Being Patriotic had 200,000 followers and the strongest activist bent of any of the suspected Russian Facebook election pages that have so far emerged. Events promoted by the page last year included a July “Down With Hillary!” protest outside Clinton’s New York campaign headquarters, a September 11 pro-Trump demonstration in Manhattan, simultaneous “Miners for Trump” demonstrations in Philadelphia and Pittsburgh in October, and a pro-Trump rally outside Trump Tower last November, after his election victory.•
Haven’t yet gotten my stinking paws on Sandy Pentland’s new book, Social Physics: How Social Networks Can Make Us Smarter, but the Nicholas Carr critique in Technology Review is instructive even if you possess no prior knowledge of the computer scientist’s vision for the future.
A society all watched over by machines of loving grace seems implausible to me, whether we’re talking about totalitarian states or democratic ones. The former will use sensors and chips to monitor and manipulate behavior—and so will the latter, actually. And the distance from a nudge to a shove is shorter than we may accept.
The supposed virtue of Big Data is that it can possibly view behavior and justice without prejudice, except that it’s programmed by humans who possess those preconceived notions. As Carr explains, a further failing is that skimming the surface of society for information to engineer the populace pays no mind to historical context, so it can be a feedback loop rather than a corrective. To be succinct: It lacks the depth of the past and an understanding of the very nature of being human.
Ultimately, Pentland argues, looking at people’s interactions through a mathematical lens will free us of time-worn notions about class and class struggle. Political and economic classes, he contends, are “oversimplified stereotypes of a fluid and overlapping matrix of peer groups.” Peer groups, unlike classes, are defined by “shared norms” rather than just “standard features such as income” or “their relationship to the means of production.” Armed with exhaustive information about individuals’ habits and associations, civic planners will be able to trace the full flow of influences that shape personal behavior. Abandoning general categories like “rich” and “poor” or “haves” and “have-nots,” we’ll be able to understand people as individuals—even if those individuals are no more than the sums of all the peer pressures and other social influences that affect them.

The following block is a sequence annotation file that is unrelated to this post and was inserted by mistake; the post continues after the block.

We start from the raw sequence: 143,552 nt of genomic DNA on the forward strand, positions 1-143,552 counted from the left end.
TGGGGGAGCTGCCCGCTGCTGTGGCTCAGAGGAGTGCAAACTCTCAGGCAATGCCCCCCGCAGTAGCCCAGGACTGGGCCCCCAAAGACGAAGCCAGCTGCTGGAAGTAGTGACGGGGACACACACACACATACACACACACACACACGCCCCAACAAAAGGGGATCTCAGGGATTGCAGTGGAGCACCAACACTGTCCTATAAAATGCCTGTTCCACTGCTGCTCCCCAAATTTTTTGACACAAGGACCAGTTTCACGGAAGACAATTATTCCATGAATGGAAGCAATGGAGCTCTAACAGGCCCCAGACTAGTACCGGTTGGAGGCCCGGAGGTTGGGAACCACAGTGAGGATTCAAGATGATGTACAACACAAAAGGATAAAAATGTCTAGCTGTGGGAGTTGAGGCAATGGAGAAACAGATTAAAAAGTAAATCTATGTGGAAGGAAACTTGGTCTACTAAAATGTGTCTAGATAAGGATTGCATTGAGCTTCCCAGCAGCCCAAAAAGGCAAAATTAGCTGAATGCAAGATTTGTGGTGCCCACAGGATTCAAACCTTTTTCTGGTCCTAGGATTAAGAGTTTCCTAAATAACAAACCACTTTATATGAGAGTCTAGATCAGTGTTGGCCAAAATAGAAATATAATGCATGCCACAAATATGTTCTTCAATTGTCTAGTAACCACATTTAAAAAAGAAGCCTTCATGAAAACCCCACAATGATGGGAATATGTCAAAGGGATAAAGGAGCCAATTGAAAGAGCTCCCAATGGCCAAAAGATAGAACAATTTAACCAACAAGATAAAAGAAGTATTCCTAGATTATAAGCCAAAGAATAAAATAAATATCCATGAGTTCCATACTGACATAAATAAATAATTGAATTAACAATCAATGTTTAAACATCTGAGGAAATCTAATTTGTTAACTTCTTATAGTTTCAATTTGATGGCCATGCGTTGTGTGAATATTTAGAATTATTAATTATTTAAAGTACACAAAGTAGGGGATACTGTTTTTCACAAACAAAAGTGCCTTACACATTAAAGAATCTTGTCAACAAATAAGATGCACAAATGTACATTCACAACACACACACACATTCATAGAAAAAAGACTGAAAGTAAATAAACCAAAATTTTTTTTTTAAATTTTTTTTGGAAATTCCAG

Replacing politics with programming might sound appealing, particularly given Washington’s paralysis. But there are good reasons to be nervous about this sort of social engineering. Most obvious are the privacy concerns raised by collecting ever more intimate personal information. Pentland anticipates such criticisms by arguing for a “New Deal on Data” that gives people direct control over the information collected about them. It’s hard, though, to imagine Internet companies agreeing to give up ownership of the behavioral information that is crucial to their competitive advantage.
Even if we assume that the privacy issues can be resolved, the idea of what Pentland calls a “data-driven society” remains problematic. Social physics is a variation on the theory of behavioralism that found favor in McLuhan’s day, and it suffers from the same limitations that doomed its predecessor. Defining social relations as a pattern of stimulus and response makes the math easier, but it ignores the deep, structural sources of social ills. Pentland may be right that our behavior is determined largely by social norms and the influences of our peers, but what he fails to see is that those norms and influences are themselves shaped by history, politics, and economics, not to mention power and prejudice. People don’t have complete freedom in choosing their peer groups. Their choices are constrained by where they live, where they come from, how much money they have, and what they look like. A statistical model of society that ignores issues of class, that takes patterns of influence as givens rather than as historical contingencies, will tend to perpetuate existing social structures and dynamics. It will encourage us to optimize the status quo rather than challenge it.
Politics is messy because society is messy, not the other way around.•
Long before astronauts were chowing down of pilled and tubed food and Silicon Valley was taken with the idea of Soylent, Anthony Fiala, an American chemist and explorer who’d made his way to the Arctic and the Amazon, believed that beef-juice chewing gum and other odd deliveries of nutrition were the wave of the future, especially for wanderers like himself who didn’t have time to be foragers. From the July 8, 1928 Brooklyn Daily Eagle:
Tags: Anthony Fiala